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Japanese, South Korean Leaders Hold Talks

The leaders of Japan and South Korea say they will continue working together to revive stalled talks on North Korea's nuclear weapons programs.

Japan and South Korea on Friday called for North Korea to quickly return to stalled six-way talks aimed at ending its nuclear weapons programs.

The call came in a joint declaration after talks between Japanese Prime Minister Junichiro Koizumi and South Korean President Roh Moo Hyun at a resort in Japan's Kagoshima Prefecture.

Mr. Koizumi says the two governments will closely cooperate with each other and the United States to resolve the nuclear crisis and other issues concerning North Korea.

Three rounds of talks in China have made little progress. In September, North Korea refused to join South Korea, Japan, China, Russia and the United States in a fourth round.

Officials say that at Friday's meeting, Prime Minister Koizumi sought Mr. Roh's support for Japan's efforts to resolve the issue of Japanese citizens kidnapped by North Korea decades ago.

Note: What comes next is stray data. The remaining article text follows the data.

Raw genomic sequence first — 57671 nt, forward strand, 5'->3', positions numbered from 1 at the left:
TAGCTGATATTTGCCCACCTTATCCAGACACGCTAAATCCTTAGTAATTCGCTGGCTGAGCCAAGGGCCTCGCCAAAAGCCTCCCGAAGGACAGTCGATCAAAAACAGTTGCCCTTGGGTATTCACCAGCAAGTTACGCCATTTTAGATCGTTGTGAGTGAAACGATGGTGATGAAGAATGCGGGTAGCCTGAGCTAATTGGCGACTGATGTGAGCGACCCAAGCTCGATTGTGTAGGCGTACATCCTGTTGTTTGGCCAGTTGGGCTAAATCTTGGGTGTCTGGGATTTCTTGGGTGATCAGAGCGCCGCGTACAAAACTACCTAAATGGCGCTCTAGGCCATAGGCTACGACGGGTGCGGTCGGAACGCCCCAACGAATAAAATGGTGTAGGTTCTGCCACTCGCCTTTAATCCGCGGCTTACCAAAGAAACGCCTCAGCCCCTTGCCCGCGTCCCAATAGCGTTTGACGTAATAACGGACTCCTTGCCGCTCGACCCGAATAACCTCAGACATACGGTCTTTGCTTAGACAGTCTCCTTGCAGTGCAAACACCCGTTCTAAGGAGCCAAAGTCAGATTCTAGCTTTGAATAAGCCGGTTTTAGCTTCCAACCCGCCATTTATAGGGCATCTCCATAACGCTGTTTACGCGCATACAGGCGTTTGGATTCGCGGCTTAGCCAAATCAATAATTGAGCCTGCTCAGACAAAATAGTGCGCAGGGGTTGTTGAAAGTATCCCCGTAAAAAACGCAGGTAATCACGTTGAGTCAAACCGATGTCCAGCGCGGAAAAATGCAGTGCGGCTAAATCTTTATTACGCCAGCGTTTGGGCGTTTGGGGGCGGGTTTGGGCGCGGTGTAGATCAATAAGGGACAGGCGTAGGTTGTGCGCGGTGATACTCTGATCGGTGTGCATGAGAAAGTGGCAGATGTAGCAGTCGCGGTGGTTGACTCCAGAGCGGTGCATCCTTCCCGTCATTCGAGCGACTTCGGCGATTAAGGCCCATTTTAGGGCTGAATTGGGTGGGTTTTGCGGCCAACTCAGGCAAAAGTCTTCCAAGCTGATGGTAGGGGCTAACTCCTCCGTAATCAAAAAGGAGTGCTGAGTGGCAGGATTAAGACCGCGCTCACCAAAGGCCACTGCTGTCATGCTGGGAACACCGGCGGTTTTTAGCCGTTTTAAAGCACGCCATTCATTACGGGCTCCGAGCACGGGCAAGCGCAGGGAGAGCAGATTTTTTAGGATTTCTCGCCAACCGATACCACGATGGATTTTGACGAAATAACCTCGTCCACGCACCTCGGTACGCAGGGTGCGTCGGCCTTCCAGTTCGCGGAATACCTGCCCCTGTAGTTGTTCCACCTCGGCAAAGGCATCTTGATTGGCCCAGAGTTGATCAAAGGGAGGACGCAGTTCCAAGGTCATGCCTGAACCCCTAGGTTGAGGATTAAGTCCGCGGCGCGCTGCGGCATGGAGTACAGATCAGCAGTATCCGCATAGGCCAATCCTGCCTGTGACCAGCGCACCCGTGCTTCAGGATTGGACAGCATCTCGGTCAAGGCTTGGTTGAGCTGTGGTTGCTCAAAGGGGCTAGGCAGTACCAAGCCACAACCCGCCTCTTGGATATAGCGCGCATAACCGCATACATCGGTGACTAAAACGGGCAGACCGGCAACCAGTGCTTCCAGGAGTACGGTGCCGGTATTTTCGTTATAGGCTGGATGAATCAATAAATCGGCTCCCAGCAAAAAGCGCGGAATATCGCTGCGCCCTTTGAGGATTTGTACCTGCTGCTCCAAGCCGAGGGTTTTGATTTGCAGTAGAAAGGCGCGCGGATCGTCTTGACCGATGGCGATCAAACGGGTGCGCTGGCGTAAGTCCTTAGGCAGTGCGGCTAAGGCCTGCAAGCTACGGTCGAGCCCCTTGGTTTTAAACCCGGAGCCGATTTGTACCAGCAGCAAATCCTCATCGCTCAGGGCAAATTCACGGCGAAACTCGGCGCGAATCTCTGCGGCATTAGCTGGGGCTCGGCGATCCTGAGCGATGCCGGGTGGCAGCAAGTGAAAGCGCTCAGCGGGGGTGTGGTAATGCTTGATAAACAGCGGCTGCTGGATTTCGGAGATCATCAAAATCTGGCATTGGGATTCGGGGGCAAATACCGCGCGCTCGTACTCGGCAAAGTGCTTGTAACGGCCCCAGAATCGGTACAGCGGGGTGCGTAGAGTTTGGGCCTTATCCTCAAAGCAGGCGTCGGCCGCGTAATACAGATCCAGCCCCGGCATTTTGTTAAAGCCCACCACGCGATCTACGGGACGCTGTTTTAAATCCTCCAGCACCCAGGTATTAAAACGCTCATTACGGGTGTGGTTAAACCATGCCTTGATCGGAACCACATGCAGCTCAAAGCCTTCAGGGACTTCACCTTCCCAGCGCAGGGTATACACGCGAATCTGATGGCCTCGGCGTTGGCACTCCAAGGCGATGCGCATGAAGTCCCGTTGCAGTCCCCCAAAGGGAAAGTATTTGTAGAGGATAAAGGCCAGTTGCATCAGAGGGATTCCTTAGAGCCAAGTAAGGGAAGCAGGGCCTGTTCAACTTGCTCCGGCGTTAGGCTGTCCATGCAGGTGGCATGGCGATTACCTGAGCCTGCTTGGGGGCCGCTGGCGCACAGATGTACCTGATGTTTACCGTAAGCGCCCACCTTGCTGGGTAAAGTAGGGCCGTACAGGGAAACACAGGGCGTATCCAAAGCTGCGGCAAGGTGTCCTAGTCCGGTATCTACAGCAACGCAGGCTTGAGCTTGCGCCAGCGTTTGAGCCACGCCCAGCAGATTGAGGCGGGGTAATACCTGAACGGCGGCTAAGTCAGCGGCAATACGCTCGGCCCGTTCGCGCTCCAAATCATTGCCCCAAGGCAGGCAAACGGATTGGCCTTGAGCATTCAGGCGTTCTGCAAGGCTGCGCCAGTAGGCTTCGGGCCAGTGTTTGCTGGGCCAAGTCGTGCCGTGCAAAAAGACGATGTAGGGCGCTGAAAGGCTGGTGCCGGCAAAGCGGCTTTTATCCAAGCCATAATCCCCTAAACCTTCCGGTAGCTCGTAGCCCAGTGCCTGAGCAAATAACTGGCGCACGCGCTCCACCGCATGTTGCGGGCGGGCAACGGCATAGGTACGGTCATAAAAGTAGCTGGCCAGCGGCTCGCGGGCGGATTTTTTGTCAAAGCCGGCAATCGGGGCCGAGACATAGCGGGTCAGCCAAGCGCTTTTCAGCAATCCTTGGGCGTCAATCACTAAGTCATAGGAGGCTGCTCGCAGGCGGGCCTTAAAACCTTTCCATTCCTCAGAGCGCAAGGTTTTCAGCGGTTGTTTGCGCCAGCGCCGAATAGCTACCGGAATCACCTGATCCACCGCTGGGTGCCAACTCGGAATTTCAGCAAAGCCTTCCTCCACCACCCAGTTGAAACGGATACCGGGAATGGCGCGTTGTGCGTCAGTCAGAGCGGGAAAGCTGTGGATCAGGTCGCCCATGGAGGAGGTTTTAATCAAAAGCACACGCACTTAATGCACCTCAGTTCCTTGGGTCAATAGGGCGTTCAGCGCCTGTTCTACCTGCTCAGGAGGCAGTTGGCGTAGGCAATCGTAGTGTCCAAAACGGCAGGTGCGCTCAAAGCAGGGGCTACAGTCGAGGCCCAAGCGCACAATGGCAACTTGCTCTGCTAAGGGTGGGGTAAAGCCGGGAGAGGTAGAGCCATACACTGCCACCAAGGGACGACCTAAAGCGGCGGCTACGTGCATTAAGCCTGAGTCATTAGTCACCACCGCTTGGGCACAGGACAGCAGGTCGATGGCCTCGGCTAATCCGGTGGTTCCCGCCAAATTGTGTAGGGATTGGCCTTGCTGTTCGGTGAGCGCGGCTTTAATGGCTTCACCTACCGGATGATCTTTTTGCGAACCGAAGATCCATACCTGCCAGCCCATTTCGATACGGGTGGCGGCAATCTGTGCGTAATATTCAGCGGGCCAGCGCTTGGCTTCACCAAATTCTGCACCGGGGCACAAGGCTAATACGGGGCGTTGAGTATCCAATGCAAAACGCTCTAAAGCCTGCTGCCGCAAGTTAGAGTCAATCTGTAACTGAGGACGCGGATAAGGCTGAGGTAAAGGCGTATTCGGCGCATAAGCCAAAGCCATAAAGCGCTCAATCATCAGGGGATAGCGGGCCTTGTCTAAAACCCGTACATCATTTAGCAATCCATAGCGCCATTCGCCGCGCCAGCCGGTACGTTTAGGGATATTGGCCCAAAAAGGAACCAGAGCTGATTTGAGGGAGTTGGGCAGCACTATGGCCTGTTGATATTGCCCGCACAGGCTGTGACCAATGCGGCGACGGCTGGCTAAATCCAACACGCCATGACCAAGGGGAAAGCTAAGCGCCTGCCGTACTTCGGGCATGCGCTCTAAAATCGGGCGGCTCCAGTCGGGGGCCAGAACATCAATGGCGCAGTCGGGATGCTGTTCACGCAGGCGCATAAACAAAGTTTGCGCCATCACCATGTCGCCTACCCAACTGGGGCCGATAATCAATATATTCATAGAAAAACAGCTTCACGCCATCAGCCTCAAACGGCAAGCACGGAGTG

Japan says it assumes eight Japanese who were abducted by North Korean agents during the Cold War are still alive. The Stalinist state says all of them have died. Five others were allowed to return to Japan two years ago.

The issue is an emotional one for Japan. Public anger toward North Korea is high after Japanese officials recently said that tests on remains Pyongyang handed over to Tokyo were not those of two abductees, as Pyongyang had claimed.

Some Japanese politicians, and many voters, favor imposing economic sanctions on North Korea if the issue is not resolved. Prime Minister Koizumi, however, has said sanctions would be a last resort.

South Korea has been pursuing reconciliation with the communist North and opposes sanctions.

President Roh says he appreciates Mr. Koizumi's calm and cautious attitude so far toward sanctions. He says South Korea will do what it can to help resolve the abduction issue.

On Saturday, Japanese Foreign Minister Nobutaka Machimura is to meet with his South Korean counterpart Ban Ki Moon at the same heavily guarded resort where their bosses met on Friday.

The summit is part of a regular series of meetings between officials from South Korea and Japan over the past few years. After decades of estrangement, because of South Korean anger over Japan's harsh colonial rule early in the last century, the two countries have seen relations warm considerably in recent years.